Report: Stockholm is at risk of a housing bubble
Apartments in Stockholm. Photo: Tomas Oneborg/SvD/TT

Stockholmers are the third most likely to experience a housing bubble in their city, according to an international ranking.

The Local List
Reverse culture shock: the troubles of leaving Sweden
Does it get more Swedish than this? Photo: Emelie Asplund/imagebank.sweden.se

Why is that stranger talking to me in the elevator?!

Police close Facebook thread after call for help derails
A file photo of police cars on Gotland not related to the article. Photo: Henrik Montgomery/TT

The Gotland Police Facebook post asking the public for information about an unprovoked attack on two boys had to be closed because the comments section spiraled out of control.

Sponsored Article
Expat finances in Sweden: the Common Reporting Standard
National
Aliens' sex lives? Why Swedes want Nasa to send a condom into space
Sponsored Article
Let's Talk: a personal Swedish language tutor in your pocket
Analysis & Opinion
'If Sweden really wants startups, drop the red tape on migration'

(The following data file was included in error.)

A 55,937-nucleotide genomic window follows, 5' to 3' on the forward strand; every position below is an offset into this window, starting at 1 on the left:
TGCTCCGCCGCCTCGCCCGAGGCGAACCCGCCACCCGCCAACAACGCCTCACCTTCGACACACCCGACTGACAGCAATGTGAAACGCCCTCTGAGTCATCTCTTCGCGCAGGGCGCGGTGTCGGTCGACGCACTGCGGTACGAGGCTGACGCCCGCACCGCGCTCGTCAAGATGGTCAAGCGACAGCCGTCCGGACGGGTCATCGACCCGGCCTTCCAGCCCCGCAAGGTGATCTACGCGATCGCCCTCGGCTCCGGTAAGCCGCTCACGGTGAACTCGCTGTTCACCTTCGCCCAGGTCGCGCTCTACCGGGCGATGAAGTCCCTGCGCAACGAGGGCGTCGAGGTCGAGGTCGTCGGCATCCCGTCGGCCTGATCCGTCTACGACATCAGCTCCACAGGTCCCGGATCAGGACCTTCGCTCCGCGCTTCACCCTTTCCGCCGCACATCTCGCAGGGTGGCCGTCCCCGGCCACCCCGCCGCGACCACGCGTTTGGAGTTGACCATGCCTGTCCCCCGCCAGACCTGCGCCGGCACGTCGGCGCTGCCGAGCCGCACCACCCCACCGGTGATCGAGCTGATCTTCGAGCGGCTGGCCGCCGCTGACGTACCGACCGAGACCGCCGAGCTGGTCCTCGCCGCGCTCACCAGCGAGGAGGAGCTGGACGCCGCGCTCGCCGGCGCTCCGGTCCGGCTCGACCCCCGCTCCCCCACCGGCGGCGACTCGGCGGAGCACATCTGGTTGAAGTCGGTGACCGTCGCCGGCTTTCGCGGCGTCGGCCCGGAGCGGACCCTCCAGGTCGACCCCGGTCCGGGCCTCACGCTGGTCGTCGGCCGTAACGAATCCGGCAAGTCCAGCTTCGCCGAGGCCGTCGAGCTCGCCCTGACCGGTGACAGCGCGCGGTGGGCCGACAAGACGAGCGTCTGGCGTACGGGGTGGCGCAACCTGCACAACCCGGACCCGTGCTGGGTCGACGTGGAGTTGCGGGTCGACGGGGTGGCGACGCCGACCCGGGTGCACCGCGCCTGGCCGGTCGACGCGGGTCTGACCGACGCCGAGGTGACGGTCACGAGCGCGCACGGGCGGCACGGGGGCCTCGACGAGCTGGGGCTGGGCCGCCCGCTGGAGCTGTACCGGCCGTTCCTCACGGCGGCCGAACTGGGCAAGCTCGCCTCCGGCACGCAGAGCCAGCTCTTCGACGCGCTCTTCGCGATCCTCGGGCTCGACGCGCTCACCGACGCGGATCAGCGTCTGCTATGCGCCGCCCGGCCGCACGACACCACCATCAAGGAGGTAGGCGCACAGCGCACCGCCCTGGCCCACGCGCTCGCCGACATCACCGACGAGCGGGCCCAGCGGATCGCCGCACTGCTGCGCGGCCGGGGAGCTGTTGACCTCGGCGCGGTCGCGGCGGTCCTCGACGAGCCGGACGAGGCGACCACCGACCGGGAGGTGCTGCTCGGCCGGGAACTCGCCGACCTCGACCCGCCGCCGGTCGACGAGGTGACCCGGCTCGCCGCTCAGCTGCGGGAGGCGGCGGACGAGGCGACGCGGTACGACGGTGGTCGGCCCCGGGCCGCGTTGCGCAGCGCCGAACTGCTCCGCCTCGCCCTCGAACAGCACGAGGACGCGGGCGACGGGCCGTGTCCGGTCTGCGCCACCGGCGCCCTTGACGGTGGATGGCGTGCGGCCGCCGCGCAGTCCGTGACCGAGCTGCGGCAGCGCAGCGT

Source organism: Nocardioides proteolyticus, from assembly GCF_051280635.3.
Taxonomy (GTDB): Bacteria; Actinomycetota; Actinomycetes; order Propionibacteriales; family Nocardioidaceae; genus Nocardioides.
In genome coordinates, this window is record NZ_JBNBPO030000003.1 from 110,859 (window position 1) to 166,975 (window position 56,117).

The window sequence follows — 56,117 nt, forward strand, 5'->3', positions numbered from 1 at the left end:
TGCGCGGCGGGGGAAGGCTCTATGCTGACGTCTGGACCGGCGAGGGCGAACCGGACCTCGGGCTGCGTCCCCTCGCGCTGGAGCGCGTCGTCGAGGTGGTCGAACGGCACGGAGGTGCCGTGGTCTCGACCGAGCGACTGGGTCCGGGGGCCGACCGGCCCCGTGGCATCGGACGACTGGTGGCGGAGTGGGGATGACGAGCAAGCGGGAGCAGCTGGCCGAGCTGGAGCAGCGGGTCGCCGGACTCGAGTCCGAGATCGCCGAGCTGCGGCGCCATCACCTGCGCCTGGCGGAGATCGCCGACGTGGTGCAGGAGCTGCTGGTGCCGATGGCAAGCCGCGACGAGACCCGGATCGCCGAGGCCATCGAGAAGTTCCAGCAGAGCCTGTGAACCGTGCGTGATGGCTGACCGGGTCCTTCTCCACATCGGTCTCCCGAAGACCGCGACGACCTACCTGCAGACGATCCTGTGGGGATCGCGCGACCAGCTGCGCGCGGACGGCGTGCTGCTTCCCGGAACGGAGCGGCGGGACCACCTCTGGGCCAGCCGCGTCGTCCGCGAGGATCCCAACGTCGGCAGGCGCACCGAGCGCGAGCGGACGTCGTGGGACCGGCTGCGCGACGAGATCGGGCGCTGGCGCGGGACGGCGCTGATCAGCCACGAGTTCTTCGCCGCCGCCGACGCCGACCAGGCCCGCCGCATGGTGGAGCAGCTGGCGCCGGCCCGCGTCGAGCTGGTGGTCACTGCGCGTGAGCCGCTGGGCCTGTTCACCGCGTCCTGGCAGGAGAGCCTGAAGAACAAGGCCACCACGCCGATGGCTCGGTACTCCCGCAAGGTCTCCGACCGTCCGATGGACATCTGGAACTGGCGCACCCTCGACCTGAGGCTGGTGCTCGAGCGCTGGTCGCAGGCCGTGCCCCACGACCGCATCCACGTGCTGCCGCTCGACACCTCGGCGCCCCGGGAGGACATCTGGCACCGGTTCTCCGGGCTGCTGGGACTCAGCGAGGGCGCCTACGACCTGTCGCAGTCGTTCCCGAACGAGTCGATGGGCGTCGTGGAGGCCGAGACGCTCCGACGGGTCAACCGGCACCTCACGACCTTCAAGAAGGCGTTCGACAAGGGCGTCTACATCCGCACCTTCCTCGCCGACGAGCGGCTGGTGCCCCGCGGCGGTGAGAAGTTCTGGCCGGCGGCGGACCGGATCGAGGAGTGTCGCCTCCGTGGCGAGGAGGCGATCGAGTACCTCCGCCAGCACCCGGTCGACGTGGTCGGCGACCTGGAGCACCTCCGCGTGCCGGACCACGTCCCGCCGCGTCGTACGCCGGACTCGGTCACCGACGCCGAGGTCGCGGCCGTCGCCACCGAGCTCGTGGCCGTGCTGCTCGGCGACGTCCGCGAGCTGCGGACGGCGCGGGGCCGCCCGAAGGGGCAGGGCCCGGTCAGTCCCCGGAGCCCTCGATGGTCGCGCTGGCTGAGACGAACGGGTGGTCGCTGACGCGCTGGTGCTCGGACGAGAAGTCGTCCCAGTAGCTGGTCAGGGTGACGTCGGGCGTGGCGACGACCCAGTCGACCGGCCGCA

Gallery
Property of the week: Gotland
Blog updates

27 September

Cutting your nose …. (The Diplomatic Dispatch) »

"Last week, Jeremy Browne, the Special Representative for the City of London, visited Sweden. Jeremy was…" READ »

 

7 September

Svensk or svenska? (The Swedish Teacher) »

"Hejsan! My inbox is full of questions :-). Here’s one about when to use “svensk” and…" READ »

 
 
 
Sponsored Article
‘I view the world in a different way now’
National
Trump an 'embarrassment' Springsteen tells Sweden
Sponsored Article
Retiring abroad: ensuring your health is covered
Gallery
People-watching: September 23rd-25th
Politics
Russian Sweden Democrat aide resigns over suspect deal
National
Muslim teacher leaves job after not shaking male colleague's hand
Sponsored Article
'Creating a sense of home': Collective living in Stockholm
Travel
Why we adore autumn in Sweden
Sponsored Article